Ozlem Uzuner, Boris Katz
Recognizing similarities between literary works for copyright infringement detection requires evaluating similarity in the expression of content. Copyright law protects expression of content; similarities in content alone are not enough to indicate infringement. Expression refers to the way people convey particular information; it captures both the information and the manner of its presentation. In this paper, we present a novel set of linguistically informed features that provide a computational definition of expression and that enable accurate recognition of individual titles and their paraphrases more than 80% of the time. In comparison, baseline features, e.g., tfidf-weighted keywords, function words, etc., give an accuracy of at most 53%. Our computational definition of expression uses linguistic features that are extracted from POS-tagged text using context-free grammars, without incurring the computational cost of full parsers. The results indicate that informative linguistic features do not have to be computationally prohibitively expensive to extract.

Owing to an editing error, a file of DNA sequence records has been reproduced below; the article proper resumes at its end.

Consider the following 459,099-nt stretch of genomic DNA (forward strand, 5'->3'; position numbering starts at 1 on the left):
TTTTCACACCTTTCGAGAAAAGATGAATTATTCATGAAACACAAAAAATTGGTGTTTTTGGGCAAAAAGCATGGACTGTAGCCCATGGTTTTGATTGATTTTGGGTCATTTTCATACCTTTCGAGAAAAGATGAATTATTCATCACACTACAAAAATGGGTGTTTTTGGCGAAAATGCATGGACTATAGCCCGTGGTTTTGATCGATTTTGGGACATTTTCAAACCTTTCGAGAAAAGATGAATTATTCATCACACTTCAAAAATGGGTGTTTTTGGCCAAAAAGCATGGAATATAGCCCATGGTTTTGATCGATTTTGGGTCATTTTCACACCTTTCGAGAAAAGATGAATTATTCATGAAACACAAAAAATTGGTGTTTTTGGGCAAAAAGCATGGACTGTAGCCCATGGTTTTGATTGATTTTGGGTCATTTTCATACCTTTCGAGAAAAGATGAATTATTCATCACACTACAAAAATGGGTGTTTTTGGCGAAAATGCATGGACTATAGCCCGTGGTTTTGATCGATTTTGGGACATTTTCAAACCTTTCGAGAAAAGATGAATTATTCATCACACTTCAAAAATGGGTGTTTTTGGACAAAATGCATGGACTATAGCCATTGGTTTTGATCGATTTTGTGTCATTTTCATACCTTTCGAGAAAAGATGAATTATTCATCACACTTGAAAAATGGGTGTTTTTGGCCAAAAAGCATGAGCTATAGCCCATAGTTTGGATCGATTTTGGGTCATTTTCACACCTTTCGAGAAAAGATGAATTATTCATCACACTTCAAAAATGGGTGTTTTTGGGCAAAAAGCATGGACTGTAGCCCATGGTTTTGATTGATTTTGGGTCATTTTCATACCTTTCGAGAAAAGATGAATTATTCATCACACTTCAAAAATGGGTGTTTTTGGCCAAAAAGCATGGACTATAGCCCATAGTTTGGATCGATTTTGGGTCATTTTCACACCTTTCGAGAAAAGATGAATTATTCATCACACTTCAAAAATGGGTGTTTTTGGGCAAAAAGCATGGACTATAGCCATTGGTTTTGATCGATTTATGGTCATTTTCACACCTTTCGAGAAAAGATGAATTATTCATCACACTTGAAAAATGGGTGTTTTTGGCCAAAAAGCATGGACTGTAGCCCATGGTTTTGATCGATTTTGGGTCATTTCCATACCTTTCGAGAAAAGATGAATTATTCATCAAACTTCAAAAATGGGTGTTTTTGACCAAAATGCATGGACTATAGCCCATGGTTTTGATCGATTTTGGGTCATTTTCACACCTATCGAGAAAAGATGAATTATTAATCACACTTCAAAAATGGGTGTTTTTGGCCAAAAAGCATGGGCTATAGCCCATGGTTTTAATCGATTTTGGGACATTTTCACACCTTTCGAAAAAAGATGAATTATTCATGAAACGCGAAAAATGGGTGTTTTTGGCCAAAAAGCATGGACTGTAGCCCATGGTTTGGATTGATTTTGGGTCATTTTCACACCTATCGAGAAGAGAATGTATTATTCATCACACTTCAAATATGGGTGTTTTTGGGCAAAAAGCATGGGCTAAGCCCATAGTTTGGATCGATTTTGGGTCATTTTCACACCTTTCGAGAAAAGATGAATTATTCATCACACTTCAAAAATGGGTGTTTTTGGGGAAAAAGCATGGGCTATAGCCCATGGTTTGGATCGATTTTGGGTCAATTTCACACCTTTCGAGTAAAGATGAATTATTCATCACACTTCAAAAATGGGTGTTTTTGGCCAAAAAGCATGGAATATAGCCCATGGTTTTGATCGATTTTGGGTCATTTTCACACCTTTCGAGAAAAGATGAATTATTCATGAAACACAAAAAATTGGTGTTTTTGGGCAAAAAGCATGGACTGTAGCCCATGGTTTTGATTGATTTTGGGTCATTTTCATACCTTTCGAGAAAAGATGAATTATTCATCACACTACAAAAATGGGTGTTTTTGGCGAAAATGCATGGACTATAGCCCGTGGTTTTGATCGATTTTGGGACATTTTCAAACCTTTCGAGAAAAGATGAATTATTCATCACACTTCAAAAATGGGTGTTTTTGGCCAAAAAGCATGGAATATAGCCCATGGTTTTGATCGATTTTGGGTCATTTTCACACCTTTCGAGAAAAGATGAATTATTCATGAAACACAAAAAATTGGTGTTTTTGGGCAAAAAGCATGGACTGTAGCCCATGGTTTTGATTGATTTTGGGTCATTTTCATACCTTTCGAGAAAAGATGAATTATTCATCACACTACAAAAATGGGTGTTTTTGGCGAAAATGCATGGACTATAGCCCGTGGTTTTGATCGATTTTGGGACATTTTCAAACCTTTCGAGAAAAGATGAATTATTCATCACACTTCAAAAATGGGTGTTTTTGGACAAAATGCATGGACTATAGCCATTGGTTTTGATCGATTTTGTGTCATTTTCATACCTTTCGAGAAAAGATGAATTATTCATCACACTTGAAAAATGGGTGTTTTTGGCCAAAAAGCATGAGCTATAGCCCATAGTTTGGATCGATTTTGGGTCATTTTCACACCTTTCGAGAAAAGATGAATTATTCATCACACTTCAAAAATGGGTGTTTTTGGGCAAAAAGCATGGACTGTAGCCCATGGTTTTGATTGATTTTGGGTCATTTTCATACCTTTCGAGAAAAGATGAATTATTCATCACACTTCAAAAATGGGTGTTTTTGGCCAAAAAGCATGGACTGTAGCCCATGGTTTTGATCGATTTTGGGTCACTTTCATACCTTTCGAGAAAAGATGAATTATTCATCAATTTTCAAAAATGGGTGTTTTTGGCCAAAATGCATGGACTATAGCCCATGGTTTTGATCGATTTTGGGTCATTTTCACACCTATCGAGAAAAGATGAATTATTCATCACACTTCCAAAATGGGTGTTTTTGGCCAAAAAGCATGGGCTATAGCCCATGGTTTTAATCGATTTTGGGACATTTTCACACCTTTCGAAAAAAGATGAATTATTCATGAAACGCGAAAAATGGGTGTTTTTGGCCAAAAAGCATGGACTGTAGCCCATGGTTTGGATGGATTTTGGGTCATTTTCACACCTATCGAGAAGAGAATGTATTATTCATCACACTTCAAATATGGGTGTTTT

Content Area: 14. Natural Language Processing & Speech Recognition
Subjects: 13. Natural Language Processing; 13.3 Syntax
Submitted: May 6, 2005